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Watched | CJ Lyons | Reviewed by Ria

*Review copy c/o Netgalley, Image via Goodreads 

In the dark underworld of the Internet, King rules over a domain of cyber-smashing. Using incriminating photos and videos, gained via hacking into computers and phones, King uses these to blackmail vulnerable individuals into doing his bidding involving even more sadistic acts of humiliation for his other ‘clients’.

Jesse is just one victim of King’s twisted game and has so far succumb to King’s demands in order to keep his mother and sister safe. On the brink of desperation Jesse finds hope in a manila envelope, a phone number, and a promise of help.

On the other end of the phone number is Miranda. A young girl who also fell victim to King and lives in the shadows of the humiliation he caused her and her family. One by one she’s managed to track down King’s other victims and prays for the moment when one will finally have the courage to ring the number and answer her message.

Jesse is the first to take the risk, and together they plot to take down King and dethrone him as king of the cyber-smashers, no matter what the cost.

What’s my verdict?

Dark, twisted and harrowing read, Watched takes on very uncomfortable subject matter which is sadly rife in the real world. The plot itself can feel too real at times and is all the more difficult to read in light of the recent iCloud hack and the growing numbers of cases of sexual abuse in the public eye.
Though Miranda and Jesse’s situations are elevated and heightened their emotions and experiences are far too close to reality. 'Watched' showcases two very different depictions of the reality of PTSD. For Jesse, the reeling effects of abuse have him block out any memory of the incident as he channels his energy into revenge and anger. Miranda's coping mechanisms with her past come in the form of her Agrophobia, mental illness and suicide attempts. Though the effect of the trauma they faced is the obvious focus, it's their hope and belief in each other and their drive to keep their families safe that really pushes the plot forward. Often this genre discredits victims as powerless but our two protagonists are already strong willed and as a reader you root for them from the get-go.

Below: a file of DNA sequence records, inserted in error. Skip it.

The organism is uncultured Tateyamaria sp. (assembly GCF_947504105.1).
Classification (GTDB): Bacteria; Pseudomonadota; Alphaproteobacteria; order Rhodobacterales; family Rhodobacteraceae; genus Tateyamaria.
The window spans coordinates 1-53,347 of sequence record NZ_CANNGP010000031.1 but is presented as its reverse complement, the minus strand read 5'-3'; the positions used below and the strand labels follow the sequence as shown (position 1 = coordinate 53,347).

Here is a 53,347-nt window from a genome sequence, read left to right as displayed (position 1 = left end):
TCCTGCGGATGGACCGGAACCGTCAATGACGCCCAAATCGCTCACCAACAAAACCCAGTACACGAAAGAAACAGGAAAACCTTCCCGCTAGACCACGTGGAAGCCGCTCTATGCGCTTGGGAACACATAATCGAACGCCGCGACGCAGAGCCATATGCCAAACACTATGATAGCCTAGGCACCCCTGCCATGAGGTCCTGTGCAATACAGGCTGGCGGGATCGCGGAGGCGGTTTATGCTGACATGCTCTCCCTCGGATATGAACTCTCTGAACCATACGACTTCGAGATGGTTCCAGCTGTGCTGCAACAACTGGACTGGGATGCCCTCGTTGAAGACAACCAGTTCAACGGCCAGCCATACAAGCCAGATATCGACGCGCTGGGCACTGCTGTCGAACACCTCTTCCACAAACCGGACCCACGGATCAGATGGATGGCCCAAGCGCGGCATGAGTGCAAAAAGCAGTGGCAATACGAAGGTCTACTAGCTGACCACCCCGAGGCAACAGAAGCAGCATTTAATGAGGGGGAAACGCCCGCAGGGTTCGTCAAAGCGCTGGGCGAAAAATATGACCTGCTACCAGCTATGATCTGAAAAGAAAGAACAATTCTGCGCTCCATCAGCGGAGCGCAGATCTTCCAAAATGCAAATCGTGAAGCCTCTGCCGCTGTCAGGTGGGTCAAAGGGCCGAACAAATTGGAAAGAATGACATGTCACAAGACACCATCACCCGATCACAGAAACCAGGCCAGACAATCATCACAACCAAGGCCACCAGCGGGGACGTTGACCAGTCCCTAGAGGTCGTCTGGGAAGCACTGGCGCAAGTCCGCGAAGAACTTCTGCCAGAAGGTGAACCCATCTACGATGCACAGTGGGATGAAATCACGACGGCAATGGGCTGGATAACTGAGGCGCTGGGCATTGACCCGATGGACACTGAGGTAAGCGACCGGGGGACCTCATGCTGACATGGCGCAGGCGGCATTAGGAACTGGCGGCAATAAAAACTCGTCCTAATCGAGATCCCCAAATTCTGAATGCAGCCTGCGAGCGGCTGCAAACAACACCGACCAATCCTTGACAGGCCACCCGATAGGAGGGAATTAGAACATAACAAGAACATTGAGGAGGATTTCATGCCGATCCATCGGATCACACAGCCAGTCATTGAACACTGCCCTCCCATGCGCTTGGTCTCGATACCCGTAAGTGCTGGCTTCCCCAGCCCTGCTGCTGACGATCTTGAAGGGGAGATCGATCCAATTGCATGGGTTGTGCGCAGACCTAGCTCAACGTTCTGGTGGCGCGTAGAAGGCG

Lyons also addresses issues of police misconduct and the difficulties faced by victims with the legal system when prosecuting those at fault. As expressed in the epilogue and following notes from the author, though Amanda and Jesse's stories are wrapped up and resolved, in reality for many victims of abuse and cybercrime their stories never end.

Due to the subject matter, I would err on the side of caution of recommending this read. The topics discussed and even hinted at can be particularly triggering for sexual abuse and emotional manipulation. I do, however, believe this kind of story is incredibly important to read, especially in our hyper connected environment, and it does preach an important message that a victim is never at fault in these situations.

For lovers of…'Looking for JJ', ‘Speak’ and The Butterfly Effect

This post was written by regular reviewer Ria, get to now her here

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